You spread it on super thick with a 3/4" nap roller, then you roll over it again with a 1/4" nap roller before it dries. Ended up looking great and did a great job of covering my amateurish mudding job.

I frequently use a subtle texture like that. If you get the mudding pretty close, you do not need to sand and you can just move on with the job. I have never heard of the product you are describing. I usually do a skim coat of joint compound, then go over it with a roller. Creating a spiky texture. Then I knock it down with a large drywall knife to a subtle texture heigh similar to what you have. The nice part is if a wall repair needs to happen in the future, it is really easy to hide the repair.
 
I frequently use a subtle texture like that. If you get the mudding pretty close, you do not need to sand and you can just move on with the job. I have never heard of the product you are describing. I usually do a skim coat of joint compound, then go over it with a roller. Creating a spiky texture. Then I knock it down with a large drywall knife to a subtle texture heigh similar to what you have. The nice part is if a wall repair needs to happen in the future, it is really easy to hide the repair.
I did some practice textures on scraps of drywall - pretty much exactly what you're describing. I just didn't think I could get it consistent enough over the large areas of walls and ceiling. Looked at skip troweling and spray on texture, too.

But this method did a good job of covering up most imperfections and I'm happy with it.
 
Progress is slow - but steady. I've installed the "hardwood" parts of the floor:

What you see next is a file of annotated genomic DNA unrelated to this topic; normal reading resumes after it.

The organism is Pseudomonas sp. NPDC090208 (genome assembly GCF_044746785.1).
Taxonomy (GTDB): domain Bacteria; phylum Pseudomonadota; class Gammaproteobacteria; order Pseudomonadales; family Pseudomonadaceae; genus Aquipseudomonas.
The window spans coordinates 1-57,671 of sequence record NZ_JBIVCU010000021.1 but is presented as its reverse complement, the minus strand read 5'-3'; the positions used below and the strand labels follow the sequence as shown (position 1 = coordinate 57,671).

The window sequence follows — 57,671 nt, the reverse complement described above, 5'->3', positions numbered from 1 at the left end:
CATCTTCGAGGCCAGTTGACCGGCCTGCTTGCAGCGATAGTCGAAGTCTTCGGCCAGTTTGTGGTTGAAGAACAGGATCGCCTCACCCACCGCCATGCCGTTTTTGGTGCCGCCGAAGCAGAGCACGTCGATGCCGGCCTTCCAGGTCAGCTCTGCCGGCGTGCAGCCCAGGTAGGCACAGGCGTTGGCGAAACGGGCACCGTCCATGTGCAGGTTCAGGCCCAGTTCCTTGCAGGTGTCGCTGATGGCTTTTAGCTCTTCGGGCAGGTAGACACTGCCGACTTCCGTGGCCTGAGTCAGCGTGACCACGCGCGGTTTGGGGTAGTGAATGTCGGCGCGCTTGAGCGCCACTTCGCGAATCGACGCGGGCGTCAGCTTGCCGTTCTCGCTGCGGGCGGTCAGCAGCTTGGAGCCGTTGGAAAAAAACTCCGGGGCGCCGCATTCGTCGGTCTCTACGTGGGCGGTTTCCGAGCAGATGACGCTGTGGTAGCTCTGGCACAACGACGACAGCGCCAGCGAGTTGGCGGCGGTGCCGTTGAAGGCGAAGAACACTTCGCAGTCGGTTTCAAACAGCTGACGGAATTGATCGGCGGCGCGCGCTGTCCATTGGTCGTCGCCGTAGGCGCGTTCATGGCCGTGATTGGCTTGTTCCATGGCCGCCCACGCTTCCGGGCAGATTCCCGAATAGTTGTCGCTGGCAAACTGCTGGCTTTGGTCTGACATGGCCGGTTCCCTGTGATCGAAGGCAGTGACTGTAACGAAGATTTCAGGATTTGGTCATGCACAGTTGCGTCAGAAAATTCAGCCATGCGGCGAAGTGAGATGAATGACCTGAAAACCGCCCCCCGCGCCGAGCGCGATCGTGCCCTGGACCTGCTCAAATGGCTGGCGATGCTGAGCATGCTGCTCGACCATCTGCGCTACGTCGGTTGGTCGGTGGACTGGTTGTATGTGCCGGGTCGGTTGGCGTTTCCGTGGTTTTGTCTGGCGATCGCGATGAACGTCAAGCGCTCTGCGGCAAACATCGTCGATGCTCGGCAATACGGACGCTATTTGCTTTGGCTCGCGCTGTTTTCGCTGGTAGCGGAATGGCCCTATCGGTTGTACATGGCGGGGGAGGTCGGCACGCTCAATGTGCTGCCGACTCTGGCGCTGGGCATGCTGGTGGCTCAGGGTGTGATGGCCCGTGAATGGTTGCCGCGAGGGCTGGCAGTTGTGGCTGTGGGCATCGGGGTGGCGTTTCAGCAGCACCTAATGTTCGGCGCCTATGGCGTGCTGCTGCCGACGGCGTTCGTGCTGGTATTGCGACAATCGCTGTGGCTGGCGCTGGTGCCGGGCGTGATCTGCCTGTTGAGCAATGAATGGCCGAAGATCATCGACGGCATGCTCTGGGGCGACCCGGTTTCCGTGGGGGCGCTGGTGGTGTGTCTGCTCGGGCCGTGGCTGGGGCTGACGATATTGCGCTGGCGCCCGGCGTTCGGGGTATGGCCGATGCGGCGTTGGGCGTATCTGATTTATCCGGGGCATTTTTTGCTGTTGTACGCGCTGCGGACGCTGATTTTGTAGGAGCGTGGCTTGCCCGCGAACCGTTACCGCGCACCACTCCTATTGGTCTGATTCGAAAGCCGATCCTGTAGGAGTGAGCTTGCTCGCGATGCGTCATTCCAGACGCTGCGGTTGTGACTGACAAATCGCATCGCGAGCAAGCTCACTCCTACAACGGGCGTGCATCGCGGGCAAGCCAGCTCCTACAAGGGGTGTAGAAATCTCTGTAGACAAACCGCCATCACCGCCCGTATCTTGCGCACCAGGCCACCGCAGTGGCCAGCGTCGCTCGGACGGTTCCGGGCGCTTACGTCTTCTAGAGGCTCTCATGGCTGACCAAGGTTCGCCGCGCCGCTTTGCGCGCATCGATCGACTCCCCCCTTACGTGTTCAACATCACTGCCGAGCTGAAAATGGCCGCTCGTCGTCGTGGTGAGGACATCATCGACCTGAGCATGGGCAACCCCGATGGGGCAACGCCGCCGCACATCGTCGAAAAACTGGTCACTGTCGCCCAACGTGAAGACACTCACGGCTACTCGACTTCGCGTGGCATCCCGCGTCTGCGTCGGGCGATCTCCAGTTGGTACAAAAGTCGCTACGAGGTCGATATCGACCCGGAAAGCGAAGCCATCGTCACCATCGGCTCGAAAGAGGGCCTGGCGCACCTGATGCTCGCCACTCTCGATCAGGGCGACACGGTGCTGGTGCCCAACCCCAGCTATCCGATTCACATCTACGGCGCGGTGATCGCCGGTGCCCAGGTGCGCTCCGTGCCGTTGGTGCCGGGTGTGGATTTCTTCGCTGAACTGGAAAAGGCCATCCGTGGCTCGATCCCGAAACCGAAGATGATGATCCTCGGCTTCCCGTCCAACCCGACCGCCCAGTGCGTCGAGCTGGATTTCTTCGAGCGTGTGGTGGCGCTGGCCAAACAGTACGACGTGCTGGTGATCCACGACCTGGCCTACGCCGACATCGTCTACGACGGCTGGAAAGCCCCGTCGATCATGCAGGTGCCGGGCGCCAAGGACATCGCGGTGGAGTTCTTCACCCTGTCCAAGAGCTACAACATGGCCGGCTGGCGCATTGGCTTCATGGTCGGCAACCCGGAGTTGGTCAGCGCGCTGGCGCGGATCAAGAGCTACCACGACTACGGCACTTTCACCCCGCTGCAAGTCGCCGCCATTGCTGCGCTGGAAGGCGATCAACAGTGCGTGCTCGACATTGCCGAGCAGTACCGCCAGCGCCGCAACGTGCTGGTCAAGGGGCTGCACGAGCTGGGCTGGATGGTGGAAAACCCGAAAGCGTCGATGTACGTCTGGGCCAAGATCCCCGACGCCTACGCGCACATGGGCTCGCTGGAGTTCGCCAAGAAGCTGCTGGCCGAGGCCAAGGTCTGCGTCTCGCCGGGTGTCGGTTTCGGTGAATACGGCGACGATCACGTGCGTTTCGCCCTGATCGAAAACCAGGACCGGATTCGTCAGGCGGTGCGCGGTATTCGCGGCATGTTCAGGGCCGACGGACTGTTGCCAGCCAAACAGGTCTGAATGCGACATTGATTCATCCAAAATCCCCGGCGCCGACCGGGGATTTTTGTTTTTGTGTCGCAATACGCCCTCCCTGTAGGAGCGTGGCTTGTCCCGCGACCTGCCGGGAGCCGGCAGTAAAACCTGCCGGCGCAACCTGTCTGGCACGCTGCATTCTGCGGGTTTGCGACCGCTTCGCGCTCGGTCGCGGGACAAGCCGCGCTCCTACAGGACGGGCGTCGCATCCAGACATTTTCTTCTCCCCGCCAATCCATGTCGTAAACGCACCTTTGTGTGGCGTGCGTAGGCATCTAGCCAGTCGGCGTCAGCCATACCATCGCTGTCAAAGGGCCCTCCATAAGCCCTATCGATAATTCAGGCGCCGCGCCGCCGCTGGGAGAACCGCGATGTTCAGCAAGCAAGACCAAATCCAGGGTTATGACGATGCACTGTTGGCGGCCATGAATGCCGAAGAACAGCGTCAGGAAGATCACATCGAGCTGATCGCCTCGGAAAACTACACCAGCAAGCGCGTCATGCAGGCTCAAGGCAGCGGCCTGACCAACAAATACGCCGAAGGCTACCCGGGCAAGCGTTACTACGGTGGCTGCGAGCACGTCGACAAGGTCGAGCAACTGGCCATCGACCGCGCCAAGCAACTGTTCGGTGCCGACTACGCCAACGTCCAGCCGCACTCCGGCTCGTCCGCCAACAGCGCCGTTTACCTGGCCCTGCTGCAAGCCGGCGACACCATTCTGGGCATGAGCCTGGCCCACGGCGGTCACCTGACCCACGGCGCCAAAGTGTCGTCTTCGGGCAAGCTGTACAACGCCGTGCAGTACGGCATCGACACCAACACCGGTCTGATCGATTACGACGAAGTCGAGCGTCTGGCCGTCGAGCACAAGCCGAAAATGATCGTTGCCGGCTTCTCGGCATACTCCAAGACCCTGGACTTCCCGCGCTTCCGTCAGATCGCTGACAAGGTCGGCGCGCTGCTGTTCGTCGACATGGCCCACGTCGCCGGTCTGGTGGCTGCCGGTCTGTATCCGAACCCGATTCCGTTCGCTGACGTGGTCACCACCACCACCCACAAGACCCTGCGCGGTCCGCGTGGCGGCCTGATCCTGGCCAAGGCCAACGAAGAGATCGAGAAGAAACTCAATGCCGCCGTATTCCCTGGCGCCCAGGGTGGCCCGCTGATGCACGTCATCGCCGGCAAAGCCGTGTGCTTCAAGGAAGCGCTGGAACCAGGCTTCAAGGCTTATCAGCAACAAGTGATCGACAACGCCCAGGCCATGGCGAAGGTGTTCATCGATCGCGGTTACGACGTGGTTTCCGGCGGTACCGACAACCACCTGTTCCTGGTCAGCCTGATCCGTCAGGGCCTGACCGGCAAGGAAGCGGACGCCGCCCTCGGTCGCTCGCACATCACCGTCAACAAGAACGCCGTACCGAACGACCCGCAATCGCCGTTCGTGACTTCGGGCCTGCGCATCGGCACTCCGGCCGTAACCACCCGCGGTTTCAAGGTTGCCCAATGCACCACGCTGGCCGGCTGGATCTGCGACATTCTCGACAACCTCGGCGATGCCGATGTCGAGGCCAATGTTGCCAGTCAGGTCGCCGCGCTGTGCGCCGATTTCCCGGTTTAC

Bar/kitchen area:

IMG_3001.JPG


Outside entryway:

IMG_2999.JPG



And Bathroom:
IMG_3002.JPG


The rest will be professionally installed carpet.

Floating or glue down LVT?
 
On to the window debacle. Bought 2 18" wide boards off the same shelf at the lumberyard. The one on the right took a stain really well and looked like we expected. The one on the left looked like ass when stained. Splotchy and the grain looked terrible.
IMG_3015.JPG
IMG_3014.JPG


It took a lot of consideration, but if I didn't fix it now, there would be no fixing it down the road. Took it out, bought another piece, and cut it to shape.

IMG_3023.JPG
IMG_3022.JPG


Then prayed it'd look better than the first one when stained.
IMG_3029.JPG

Ended up looking just like the other one - much to my relief.
 
On to the bathroom. Installed the door, floor trim and door casing and installed the toilet.

IMG_3026.JPG
IMG_3025.JPG


Just gotta get the plumber back in to hook up the water, then I need to put in the vanity lights and switches and this room is done!
 
I don't install carpet. Never learned, and it seems like most places include install with the purchase price. Well, my carpeters suddenly had an opening to put it in today - and not in 2 weeks like I had been planning.

On one hand, great! Carpet is one of the last things to have this wrapped up. OTOH?! Holy hell, I'm not ready for carpet. Carpet needs to be tucked udner the baseboard trim. But, I cant install the baseboard til I do the door casing trim. And for that? I need to install doors!

I had the bathroom door and one side of it trimmed, but that left 7 doors and 10 sets of door casing - as well as all the baseboards! I freaked out abit - but then realized that I only HAD to get 4 doors and 6 sets of casing done since 3 of the doors were over hard wood and I could install them after the carpet was in. But, that wasnt' the plan - cause I really wanted to have all the sawing done and mess cleaned up before the carpet went in. Any sawing after the carpet will have to be done somewhere else and brought in.

So, we start at the begniing. Out side of the bathroom:
IMG_3163.JPG


Then down the hall. Door on the left is the laundry/HVAC room. Straight ahead is just a hall door. Put that in to keep the pets out - or keep the pets in.
IMG_3164.JPG
The other side of the hallway door.
IMG_3159.JPG


IMG_3172.JPG

IMG_3190.JPG

All done. Even over the hard wood. Mess is cleaned up - ready for carpet.
 

Attachments

  • IMG_3168.JPG
    IMG_3168.JPG
    1.4 MB · Views: 0
Back
Top Bottom